3.1.3 Visibility and community—help from the ICALs
In addition to there being sufficient authors capable of producing manuscripts publishable in a given journal, the authors need to be aware of the journal’s existence, and to view it as a reputable and even prestigious repository for their work. And researchers in a developing area of investigation prefer not only to read what other researchers have written on topics close to theirs, but also to meet and interact with them face to face. These purposes have been well served for OL and its authors by a series of conferences that have come to be known by the acronym ICAL. The first ICAL was held in Honolulu, January 2–7, 1974.7 There were more than 100 papers presented in a total of 23 sessions, and a standing committee of international composition was established to see to it that there would be successor conferences. Its proceedings were published in volumes 12 and 13 of OL, with the issues of each combined under one cover. Volume 12 ran to 709 pages, and volume 13 to 682, including their indexes, slightly larger than the total number of pages in any volume since. Most but not all papers from the conference were included by the editorial committee in those two volumes. The exercise for conference participants of preparing their papers for publication in OL may have appeared a bit more rigorous than that usually necessary simply for conference proceedings. At any rate, each was introduced to the process of publishing in OL, and many have become repeaters in later issues.
Most of the successor ICALs have had their own proceedings (see footnote 7), except for ICAL6, also held in Honolulu, for which no conference proceedings were published as such. Instead, participants were encouraged to submit their papers to OL. A note from the editor in the first issue of volume 31 told of plans of the organizers of one special symposium to publish all those papers as an issue of Oceanic Linguistics Special Publications (Edmondson and Gregerson 1993), and went on to observe that “several papers from the 6th Conference appeared already in Oceanic Linguistics 30, number 2, and the current volume consists mostly of papers from the conference, including the two keynote addresses. …” Also, five of the papers from a symposium on verb serialization held as a part of ICAL6 were published together as part of OL32(1) (see 3.1.4 below), often acknowledging helpful comments received at the symposium.
In the wake of ICAL6 there emerged a new conference series more narrowly focused on the Oceanic languages descended from Proto-Oceanic, the International Conferences on Oceanic Linguistics, which bore the acronym COOL. The third author was instrumental in getting this series going, as he recounts here: “It was after the 1991 ICAL that was held in Honolulu that Paul Geraghty mentioned to me that Oceanic linguists seemed to have been getting a bit ‘lost’ within the wider An community, plus the fact that there [End Page 293] had to be parallel sessions because of the large number of papers. So he asked me if I would think about organising a purely Oceanic conference, separate from the ICALs, and the first was held here in Port Vila in 1993, with a small seed grant ($10,000 Fijian, as I recall) from USP. All of the others have been held quite separately from ICALs, though in 2002 in Canberra there was an ICAL immediately followed by a COOL. Generally there have been around fifty or so papers, which meant a week with no parallel sessions and usually either a day or half a day off in the middle for a rest, excursions, sightseeing, etc.”(John Lynch, pers. comm.). COOL8 was held in Auckland in January of 2009.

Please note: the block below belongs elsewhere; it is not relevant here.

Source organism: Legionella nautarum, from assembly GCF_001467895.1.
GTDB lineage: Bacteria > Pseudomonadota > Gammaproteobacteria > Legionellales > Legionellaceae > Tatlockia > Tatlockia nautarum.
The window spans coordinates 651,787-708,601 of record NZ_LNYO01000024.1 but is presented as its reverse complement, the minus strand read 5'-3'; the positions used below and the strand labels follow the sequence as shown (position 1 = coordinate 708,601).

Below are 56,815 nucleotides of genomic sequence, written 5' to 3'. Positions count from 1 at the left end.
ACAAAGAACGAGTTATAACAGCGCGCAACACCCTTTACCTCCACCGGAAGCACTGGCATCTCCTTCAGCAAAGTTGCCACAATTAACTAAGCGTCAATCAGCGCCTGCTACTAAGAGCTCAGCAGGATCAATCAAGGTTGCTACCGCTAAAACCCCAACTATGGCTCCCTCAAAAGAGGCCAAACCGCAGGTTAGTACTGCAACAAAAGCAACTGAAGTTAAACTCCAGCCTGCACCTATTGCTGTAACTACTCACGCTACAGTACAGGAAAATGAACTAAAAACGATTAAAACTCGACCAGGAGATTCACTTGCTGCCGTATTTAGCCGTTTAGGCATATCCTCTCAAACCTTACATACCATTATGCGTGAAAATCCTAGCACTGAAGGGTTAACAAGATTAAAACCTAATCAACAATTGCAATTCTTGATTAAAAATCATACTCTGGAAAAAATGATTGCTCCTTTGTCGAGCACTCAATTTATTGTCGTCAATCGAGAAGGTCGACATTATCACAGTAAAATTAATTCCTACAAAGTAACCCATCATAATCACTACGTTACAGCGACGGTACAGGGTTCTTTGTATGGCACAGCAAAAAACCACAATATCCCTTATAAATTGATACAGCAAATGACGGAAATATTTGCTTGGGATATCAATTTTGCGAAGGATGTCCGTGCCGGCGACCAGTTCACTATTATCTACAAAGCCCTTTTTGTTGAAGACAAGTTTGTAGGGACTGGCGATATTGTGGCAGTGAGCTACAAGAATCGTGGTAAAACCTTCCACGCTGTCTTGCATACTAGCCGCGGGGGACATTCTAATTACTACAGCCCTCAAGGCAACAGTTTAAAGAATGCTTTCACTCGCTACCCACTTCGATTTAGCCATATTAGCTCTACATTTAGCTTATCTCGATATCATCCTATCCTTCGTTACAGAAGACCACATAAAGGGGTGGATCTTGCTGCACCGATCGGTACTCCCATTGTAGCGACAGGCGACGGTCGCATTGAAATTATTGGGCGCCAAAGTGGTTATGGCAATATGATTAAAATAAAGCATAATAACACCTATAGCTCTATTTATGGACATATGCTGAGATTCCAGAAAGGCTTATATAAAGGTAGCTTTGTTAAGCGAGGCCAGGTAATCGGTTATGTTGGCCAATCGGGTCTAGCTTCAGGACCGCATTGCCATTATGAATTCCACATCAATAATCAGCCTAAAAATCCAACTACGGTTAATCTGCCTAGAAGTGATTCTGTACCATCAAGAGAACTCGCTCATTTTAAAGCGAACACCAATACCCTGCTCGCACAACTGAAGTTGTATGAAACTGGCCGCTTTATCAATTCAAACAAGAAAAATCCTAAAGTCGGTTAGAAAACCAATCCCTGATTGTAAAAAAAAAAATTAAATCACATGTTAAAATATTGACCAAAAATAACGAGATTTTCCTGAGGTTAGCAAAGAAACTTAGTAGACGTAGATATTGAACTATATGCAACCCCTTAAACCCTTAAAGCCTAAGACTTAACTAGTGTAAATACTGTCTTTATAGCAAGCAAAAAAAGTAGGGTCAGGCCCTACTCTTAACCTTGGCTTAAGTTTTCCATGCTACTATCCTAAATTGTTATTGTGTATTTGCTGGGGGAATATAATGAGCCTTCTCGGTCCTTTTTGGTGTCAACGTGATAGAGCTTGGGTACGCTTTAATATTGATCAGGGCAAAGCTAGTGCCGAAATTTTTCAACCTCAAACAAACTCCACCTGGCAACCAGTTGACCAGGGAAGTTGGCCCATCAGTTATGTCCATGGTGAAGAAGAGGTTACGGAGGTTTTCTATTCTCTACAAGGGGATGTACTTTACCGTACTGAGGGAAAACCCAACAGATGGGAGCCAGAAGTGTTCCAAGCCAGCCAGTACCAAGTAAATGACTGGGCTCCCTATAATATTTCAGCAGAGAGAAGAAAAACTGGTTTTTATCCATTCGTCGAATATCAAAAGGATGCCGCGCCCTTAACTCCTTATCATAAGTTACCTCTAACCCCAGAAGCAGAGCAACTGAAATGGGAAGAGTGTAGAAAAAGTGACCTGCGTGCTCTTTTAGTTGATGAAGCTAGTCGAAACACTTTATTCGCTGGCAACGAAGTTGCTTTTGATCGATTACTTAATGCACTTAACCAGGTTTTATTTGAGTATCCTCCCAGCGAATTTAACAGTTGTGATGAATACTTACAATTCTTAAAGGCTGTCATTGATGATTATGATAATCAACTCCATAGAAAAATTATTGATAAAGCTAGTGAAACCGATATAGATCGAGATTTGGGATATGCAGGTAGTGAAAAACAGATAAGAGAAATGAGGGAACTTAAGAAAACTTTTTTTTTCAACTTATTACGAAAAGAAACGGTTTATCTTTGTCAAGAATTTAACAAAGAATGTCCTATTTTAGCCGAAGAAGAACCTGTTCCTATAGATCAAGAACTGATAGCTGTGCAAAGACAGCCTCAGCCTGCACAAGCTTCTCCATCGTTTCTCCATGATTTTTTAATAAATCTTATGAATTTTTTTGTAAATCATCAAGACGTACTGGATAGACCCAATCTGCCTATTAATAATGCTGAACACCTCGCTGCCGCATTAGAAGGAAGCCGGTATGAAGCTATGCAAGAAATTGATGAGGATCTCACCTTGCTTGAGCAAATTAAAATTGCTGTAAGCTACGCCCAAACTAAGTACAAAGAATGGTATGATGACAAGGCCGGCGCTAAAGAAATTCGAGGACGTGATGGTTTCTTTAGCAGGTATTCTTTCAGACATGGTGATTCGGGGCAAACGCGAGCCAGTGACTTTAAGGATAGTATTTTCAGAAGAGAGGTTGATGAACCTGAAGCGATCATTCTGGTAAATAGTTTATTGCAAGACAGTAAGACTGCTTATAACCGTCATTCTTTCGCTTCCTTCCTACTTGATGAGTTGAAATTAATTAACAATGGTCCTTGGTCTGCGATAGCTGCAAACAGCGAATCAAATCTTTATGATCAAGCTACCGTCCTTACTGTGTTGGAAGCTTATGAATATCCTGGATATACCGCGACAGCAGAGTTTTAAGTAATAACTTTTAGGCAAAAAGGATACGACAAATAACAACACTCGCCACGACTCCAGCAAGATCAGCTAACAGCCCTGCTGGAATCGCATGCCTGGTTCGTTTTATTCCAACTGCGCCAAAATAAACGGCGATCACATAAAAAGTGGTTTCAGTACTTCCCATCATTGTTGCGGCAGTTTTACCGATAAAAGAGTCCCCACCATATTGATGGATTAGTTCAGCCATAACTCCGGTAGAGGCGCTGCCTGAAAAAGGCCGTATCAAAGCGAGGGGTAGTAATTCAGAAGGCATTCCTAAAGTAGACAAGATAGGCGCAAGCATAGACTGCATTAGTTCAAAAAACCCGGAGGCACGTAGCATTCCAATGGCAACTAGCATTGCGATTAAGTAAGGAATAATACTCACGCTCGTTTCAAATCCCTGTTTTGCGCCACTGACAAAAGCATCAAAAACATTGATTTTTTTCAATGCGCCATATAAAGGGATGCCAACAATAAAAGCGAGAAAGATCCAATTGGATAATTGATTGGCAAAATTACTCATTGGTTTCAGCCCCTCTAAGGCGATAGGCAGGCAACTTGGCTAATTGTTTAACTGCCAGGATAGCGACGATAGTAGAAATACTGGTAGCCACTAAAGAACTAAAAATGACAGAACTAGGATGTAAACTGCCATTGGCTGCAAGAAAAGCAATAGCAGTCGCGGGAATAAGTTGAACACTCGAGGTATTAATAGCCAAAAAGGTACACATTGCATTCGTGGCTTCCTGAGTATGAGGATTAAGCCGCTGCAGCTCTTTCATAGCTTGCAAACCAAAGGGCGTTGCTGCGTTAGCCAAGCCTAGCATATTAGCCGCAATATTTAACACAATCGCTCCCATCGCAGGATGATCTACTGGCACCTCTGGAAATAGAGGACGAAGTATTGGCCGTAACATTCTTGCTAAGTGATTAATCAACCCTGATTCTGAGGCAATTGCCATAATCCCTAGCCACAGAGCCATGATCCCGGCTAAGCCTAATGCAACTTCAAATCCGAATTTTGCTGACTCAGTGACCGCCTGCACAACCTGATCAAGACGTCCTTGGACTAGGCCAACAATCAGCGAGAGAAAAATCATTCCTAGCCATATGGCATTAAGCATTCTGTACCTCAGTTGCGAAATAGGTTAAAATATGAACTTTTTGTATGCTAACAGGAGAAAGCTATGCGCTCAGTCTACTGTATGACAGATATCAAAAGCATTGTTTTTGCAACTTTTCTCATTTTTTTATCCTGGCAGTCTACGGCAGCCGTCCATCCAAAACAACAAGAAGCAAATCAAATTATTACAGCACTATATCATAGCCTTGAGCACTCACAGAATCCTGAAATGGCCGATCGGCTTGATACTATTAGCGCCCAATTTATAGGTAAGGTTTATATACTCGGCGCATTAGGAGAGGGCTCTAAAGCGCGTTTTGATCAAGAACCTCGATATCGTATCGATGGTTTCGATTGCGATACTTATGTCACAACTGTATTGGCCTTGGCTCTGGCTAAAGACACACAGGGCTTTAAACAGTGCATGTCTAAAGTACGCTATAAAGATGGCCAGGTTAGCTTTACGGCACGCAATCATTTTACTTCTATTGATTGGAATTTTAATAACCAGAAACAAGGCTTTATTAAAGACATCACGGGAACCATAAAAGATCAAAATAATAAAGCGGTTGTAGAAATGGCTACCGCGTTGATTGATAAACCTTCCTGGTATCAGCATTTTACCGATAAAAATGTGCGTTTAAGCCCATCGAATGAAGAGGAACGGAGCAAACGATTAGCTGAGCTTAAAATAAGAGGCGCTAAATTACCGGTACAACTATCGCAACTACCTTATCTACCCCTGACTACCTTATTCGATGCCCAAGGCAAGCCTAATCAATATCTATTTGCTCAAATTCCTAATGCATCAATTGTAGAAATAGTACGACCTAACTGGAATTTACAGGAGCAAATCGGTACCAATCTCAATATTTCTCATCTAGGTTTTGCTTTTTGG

3.1.4 Other conferences
Early in my tenure as editor I began to receive requests to devote entire issues of OL to the proceedings of conferences, with the individual who had organized the conference serving as guest editor for the issue, similar to what had occurred when the first issue of OL3 was devoted to papers from an SIL (Philippines) workshop supervised by Kenneth Pike, comprising twelve papers and an introduction by Elmer Wolfenden, and when all of OL12 and 13 were devoted to papers from the first ICAL, with a special editorial committee.
This I was reluctant to do, as it would have meant forgoing a half-year of access to OL for other authors each time it occurred. The compromise solution was to use only part of an issue, with a guest editor acknowledged for those papers in the table of contents. This occurred in each issue of volume 32. In OL32(1), Joel Bradshaw, the organizer of a symposium on serial verbs at ICAL6, was guest editor for five of those papers from the symposium. They followed two nonsymposium papers in the issue. In OL32(2), James T. Collins was guest editor and wrote a brief introduction for five “Papers on Languages of Maluku” resulting from recent conferences on that subject at the University of Hawai‘i (UH). Then in OL33(2), although not obvious from the table of contents, there were seven papers coming from a conference organized by Lawrence A. Reid and held at UH May 10–13, 1993 on Asia-Mainland/Austronesian Connections, with no guest editor designated. They were followed by three articles unrelated to the conference. This is the last instance, I believe, where OL served as the primary vehicle for the proceedings of a specific conference.
However, a number of the authors who have been active in the annual conferences of AFLA (Austronesian Formal Linguistics Association) have also been active contributors to OL. AFLA has met annually since 1994 at universities in Canada, the US, Europe, Australia, and Taiwan. As reported by participants at what started out as a workshop on morphosyntax at the University of Toronto, “we felt that there was a growing number of morphologists and syntacticians working on Austronesian languages within formal theoretical frameworks. We thought that we would all benefit from having a way to meet with others who shared not only some basic theoretical assumptions, but also a feel for the language family. And so AFLA was created.” 8